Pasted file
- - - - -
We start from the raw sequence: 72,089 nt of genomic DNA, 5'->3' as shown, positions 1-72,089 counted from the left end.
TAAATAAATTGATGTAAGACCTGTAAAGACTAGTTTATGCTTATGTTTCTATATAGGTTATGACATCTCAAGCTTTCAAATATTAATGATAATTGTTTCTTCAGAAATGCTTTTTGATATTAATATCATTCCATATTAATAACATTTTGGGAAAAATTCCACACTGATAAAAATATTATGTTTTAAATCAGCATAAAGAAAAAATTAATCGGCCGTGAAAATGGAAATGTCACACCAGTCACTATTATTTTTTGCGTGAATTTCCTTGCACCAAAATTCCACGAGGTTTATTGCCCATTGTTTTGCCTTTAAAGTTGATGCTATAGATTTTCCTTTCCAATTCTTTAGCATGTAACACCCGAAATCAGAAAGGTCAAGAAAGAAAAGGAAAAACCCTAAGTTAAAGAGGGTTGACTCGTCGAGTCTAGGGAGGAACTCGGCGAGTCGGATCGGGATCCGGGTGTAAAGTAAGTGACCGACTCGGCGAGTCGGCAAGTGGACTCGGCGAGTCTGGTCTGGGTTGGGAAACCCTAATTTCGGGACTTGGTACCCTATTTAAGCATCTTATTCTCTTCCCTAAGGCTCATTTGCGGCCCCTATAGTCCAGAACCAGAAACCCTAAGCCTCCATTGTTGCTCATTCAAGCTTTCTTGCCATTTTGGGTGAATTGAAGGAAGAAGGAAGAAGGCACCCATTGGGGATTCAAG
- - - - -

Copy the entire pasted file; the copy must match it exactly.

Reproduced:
We start from the raw sequence: 72,089 nt of genomic DNA, 5'->3' as shown, positions 1-72,089 counted from the left end.
TAAATAAATTGATGTAAGACCTGTAAAGACTAGTTTATGCTTATGTTTCTATATAGGTTATGACATCTCAAGCTTTCAAATATTAATGATAATTGTTTCTTCAGAAATGCTTTTTGATATTAATATCATTCCATATTAATAACATTTTGGGAAAAATTCCACACTGATAAAAATATTATGTTTTAAATCAGCATAAAGAAAAAATTAATCGGCCGTGAAAATGGAAATGTCACACCAGTCACTATTATTTTTTGCGTGAATTTCCTTGCACCAAAATTCCACGAGGTTTATTGCCCATTGTTTTGCCTTTAAAGTTGATGCTATAGATTTTCCTTTCCAATTCTTTAGCATGTAACACCCGAAATCAGAAAGGTCAAGAAAGAAAAGGAAAAACCCTAAGTTAAAGAGGGTTGACTCGTCGAGTCTAGGGAGGAACTCGGCGAGTCGGATCGGGATCCGGGTGTAAAGTAAGTGACCGACTCGGCGAGTCGGCAAGTGGACTCGGCGAGTCTGGTCTGGGTTGGGAAACCCTAATTTCGGGACTTGGTACCCTATTTAAGCATCTTATTCTCTTCCCTAAGGCTCATTTGCGGCCCCTATAGTCCAGAACCAGAAACCCTAAGCCTCCATTGTTGCTCATTCAAGCTTTCTTGCCATTTTGGGTGAATTGAAGGAAGAAGGAAGAAGGCACCCATTGGGGATTCAAG